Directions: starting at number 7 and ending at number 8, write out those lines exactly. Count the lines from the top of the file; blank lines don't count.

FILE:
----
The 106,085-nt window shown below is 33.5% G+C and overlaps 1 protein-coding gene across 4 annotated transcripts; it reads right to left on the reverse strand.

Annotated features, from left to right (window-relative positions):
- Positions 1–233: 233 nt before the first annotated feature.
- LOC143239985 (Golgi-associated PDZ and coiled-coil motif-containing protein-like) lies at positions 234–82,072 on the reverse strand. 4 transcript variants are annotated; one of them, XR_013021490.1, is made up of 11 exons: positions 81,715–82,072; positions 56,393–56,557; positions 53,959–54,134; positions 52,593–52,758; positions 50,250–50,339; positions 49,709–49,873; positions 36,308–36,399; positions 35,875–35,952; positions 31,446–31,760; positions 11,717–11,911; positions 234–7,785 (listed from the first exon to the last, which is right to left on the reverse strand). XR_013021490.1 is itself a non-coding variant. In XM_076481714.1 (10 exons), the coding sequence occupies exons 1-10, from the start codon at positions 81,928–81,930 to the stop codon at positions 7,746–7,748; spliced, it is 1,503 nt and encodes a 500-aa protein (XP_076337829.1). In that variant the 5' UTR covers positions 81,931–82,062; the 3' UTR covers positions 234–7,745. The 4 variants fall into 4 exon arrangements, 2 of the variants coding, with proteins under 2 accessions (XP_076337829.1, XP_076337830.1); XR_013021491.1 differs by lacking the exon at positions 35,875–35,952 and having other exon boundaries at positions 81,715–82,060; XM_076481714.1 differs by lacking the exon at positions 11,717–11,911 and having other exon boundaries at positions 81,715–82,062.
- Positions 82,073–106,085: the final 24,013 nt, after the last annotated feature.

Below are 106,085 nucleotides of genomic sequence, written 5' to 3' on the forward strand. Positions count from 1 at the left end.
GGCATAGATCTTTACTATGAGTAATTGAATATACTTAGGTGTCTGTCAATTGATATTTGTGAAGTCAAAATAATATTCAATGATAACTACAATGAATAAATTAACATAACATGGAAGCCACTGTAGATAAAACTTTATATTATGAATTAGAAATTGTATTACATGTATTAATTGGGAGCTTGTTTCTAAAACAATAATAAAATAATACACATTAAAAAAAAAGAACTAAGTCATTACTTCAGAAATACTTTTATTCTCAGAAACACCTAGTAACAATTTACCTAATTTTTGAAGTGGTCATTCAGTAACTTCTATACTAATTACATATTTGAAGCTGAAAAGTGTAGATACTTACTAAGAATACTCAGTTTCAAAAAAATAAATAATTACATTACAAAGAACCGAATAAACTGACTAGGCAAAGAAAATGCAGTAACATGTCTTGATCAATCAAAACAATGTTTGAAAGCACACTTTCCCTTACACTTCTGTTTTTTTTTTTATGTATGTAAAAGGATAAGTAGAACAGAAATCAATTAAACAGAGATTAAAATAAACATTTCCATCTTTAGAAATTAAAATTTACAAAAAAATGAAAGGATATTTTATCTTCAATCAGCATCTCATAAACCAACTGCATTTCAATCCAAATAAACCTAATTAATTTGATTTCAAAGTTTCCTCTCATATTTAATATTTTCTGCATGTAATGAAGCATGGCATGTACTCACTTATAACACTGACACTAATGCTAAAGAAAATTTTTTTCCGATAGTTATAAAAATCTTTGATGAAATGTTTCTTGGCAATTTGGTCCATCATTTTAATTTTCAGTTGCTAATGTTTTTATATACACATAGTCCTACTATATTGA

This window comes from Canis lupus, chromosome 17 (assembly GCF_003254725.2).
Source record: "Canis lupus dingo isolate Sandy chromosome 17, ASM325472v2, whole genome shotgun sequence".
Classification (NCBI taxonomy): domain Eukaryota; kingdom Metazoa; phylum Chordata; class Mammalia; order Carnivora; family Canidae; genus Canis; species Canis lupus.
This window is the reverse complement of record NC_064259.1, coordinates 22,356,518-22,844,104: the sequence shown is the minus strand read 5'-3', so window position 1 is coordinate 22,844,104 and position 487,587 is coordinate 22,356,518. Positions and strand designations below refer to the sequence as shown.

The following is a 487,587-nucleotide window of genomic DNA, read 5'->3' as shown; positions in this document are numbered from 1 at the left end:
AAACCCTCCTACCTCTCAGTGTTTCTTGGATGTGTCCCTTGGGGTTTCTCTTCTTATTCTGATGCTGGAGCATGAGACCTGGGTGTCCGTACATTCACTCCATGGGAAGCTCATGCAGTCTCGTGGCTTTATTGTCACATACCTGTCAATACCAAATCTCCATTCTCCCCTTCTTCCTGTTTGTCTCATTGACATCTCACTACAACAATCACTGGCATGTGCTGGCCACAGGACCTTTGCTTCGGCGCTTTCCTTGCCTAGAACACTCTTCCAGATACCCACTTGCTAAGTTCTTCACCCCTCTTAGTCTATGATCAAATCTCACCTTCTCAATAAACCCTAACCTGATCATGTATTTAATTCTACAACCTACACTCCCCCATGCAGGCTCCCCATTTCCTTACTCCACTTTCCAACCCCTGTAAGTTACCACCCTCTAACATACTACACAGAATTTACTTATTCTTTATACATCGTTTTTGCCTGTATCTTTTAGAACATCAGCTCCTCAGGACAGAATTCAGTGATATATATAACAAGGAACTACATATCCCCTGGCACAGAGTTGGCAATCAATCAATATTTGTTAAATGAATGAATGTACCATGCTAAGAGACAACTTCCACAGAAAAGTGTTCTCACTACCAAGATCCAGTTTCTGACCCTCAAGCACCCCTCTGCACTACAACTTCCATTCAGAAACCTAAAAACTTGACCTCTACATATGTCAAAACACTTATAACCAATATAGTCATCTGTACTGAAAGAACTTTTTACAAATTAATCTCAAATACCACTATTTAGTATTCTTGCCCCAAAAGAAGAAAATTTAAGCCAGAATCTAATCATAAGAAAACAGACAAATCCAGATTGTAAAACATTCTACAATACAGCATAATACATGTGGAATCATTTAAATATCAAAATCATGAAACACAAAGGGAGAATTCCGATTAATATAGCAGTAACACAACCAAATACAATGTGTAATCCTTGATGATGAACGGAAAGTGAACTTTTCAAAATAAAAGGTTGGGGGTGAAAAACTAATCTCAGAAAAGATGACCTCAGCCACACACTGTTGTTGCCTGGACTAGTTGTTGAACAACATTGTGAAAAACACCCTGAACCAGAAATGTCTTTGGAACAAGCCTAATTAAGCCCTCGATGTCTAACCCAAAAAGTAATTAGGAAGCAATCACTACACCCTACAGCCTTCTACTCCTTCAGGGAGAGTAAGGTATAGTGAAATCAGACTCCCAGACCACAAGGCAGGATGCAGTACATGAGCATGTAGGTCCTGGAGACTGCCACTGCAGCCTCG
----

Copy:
GGCATAGATCTTTACTATGAGTAATTGAATATACTTAGGTGTCTGTCAATTGATATTTGTGAAGTCAAAATAATATTCAATGATAACTACAATGAATAAATTAACATAACATGGAAGCCACTGTAGATAAAACTTTATATTATGAATTAGAAATTGTATTACATGTATTAATTGGGAGCTTGTTTCTAAAACAATAATAAAATAATACACATTAAAAAAAAAGAACTAAGTCATTACTTCAGAAATACTTTTATTCTCAGAAACACCTAGTAACAATTTACCTAATTTTTGAAGTGGTCATTCAGTAACTTCTATACTAATTACATATTTGAAGCTGAAAAGTGTAGATACTTACTAAGAATACTCAGTTTCAAAAAAATAAATAATTACATTACAAAGAACCGAATAAACTGACTAGGCAAAGAAAATGCAGTAACATGTCTTGATCAATCAAAACAATGTTTGAAAGCACACTTTCCCTTACACTTCTGTTTTTTTTTTTATGTATGTAAAAGGATAAGTAGAACAGAAATCAATTAAACAGAGATTAAAATAAACATTTCCATCTTTAGAAATTAAAATTTACAAAAAAATGAAAGGATATTTTATCTTCAATCAGCATCTCATAAACCAACTGCATTTCAATCCAAATAAACCTAATTAATTTGATTTCAAAGTTTCCTCTCATATTTAATATTTTCTGCATGTAATGAAGCATGGCATGTACTCACTTATAACACTGACACTAATGCTAAAGAAAATTTTTTTCCGATAGTTATAAAAATCTTTGATGAAATGTTTCTTGGCAATTTGGTCCATCATTTTAATTTTCAGTTGCTAATGTTTTTATATACACATAGTCCTACTATATTGA

This window comes from Canis lupus, chromosome 17 (assembly GCF_003254725.2).